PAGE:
Widespread transmission of the virus in Australia, signaling that it is entrenched in another region besides North America, was one of the key triggers for moving to phase 6.
"We are satisfied that this virus is spreading to a number of countries and it is not stoppable," Chan said.
"Moving to pandemic phase 6 level does not imply we will see an increase in the number of deaths or very severe cases. Quite on the contrary. Many people are having mild disease, they recover without medicines in some cases and it is good news," she said.
"Although the pandemic appears to have moderate severity in comparatively well-off countries, it is prudent to anticipate a bleaker picture as the virus spreads to areas with limited resources, poor health care, and a high prevalence of underlying medical problems," she added.
Canadian health officials said they were concerned about reports of more severe symptoms in some aboriginal communities, but said it was too soon to say for sure.
"To make conclusions based on a couple of communities that this is somehow a disease that is worse in a particular ethnic group. It's much too early to make any of those kinds of conclusions or presumptions," said Dr. David Butler-Jones, Canada's chief public health officer.
VACCINE DEVELOPMENT UNDERWAY
Chan said WHO would start distributing a further donation of 5.65 million courses of Tamiflu from Roche.
WHO recommended drugmakers stay on track to complete production of seasonal influenza vaccine for the Northern Hemisphere's next winter. Each year, normal flu kills up to 500,000 people and infects millions.
Work on developing an H1N1 vaccine is already under way at leading companies, whose factories will be ready to switch to making a pandemic shot in around two weeks' time, when normal season flu vaccine production is complete.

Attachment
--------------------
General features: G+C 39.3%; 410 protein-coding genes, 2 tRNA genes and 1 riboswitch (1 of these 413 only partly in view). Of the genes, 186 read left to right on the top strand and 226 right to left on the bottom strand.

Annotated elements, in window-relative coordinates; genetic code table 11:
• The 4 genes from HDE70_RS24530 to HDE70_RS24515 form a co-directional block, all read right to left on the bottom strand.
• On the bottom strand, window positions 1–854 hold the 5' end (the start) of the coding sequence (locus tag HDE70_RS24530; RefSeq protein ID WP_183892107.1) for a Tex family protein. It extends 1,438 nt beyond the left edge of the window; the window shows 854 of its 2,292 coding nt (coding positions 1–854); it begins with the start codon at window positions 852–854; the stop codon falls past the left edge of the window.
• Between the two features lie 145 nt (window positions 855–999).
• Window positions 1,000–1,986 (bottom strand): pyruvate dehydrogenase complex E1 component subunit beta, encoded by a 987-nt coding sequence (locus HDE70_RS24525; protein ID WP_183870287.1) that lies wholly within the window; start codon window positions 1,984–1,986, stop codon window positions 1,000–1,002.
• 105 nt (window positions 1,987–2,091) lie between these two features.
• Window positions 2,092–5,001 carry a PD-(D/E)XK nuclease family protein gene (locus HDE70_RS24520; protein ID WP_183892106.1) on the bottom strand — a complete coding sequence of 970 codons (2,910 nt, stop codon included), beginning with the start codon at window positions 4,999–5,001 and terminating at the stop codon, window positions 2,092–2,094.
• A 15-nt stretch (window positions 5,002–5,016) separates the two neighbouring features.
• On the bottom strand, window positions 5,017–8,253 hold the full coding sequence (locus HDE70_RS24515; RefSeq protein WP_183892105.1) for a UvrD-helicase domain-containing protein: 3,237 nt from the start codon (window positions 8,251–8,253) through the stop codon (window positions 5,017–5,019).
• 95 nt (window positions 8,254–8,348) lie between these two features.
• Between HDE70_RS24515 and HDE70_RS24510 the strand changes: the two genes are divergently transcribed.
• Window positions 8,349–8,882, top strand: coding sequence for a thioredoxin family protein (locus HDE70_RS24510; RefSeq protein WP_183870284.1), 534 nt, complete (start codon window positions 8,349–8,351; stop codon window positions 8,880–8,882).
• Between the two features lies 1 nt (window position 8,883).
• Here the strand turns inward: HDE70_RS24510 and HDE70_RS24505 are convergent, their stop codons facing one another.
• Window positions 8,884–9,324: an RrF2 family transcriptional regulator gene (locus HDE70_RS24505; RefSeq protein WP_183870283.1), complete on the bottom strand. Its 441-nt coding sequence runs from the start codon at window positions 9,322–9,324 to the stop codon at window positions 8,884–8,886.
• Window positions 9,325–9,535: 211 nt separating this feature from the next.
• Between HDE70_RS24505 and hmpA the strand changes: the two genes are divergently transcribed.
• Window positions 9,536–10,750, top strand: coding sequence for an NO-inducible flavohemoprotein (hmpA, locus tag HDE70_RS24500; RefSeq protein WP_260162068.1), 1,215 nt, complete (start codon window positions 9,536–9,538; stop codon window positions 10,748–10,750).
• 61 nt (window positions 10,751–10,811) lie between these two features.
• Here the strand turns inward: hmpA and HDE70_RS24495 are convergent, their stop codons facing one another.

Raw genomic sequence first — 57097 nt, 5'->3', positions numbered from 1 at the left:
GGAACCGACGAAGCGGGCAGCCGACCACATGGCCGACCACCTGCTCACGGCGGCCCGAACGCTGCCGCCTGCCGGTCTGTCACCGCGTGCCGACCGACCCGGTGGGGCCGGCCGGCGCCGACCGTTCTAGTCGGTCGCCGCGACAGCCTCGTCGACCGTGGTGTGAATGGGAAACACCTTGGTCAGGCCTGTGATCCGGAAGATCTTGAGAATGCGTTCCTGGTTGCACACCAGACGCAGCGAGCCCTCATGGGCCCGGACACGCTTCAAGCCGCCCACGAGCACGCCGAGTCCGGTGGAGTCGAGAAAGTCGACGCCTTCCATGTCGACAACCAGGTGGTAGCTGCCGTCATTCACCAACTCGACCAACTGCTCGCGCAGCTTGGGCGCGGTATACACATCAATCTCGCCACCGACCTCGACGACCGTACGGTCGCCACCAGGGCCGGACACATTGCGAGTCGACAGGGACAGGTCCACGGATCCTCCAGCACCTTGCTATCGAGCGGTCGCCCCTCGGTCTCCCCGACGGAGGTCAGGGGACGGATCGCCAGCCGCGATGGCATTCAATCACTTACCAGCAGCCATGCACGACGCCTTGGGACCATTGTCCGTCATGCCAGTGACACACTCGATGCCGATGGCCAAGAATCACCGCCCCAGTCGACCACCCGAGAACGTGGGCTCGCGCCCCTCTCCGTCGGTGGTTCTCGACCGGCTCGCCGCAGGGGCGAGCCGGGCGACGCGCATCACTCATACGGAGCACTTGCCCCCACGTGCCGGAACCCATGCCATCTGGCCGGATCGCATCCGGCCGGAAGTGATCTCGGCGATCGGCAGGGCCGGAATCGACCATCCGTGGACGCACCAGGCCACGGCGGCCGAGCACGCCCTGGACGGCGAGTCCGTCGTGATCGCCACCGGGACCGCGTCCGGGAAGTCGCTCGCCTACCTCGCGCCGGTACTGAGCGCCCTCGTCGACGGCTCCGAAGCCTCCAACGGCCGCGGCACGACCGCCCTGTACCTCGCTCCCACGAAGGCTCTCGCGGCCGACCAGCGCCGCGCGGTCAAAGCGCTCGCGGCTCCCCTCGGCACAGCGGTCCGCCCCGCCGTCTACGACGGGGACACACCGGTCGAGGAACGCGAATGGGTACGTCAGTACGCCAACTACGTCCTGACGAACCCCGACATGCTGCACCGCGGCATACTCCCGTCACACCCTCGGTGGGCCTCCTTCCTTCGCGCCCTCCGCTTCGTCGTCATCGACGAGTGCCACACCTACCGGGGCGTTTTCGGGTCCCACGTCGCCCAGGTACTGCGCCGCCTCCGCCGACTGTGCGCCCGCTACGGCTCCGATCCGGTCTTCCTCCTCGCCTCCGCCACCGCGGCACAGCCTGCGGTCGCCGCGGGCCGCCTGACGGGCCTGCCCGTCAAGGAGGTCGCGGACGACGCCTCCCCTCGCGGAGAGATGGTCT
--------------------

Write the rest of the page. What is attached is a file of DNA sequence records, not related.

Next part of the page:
Seasonal flu affects mainly the elderly and causes severe illness in millions, so a premature switch in vaccine production to cope with the new strain could put many people at risk.
"So our recommendation is they need to finish the seasonal vaccine and then move over," Chan said.
Chan said the Geneva-based agency would work with regulatory authorities to help fast-track approval of new pandemic vaccines that are safe and effective so that they can be made available as soon as possible.
In any case, the first doses would only be available in September, she added.
A pandemic could cause enormous disruption to business as workers stay home because they are sick or to look after family members and authorities restrict gatherings of large numbers of people or movement of people or goods.
World markets shrugged off the pandemic, as investors focused on possible global economic recovery.
The strain has spread widely, with 28,774 infections confirmed in 74 countries to date, including 144 deaths, according to WHO's latest tally of laboratory-confirmed cases. The United States has said tests only turn up a fraction of the true number of cases.
(For the full text of Chan's remarks at a press conference, go to: here)
(Additional reporting by Laura MacInnis in Geneva, Michael Kahn in London, Agustin Jimenez in Mexico City, and Maggie Fox in Washington, editing by Philip Barbara)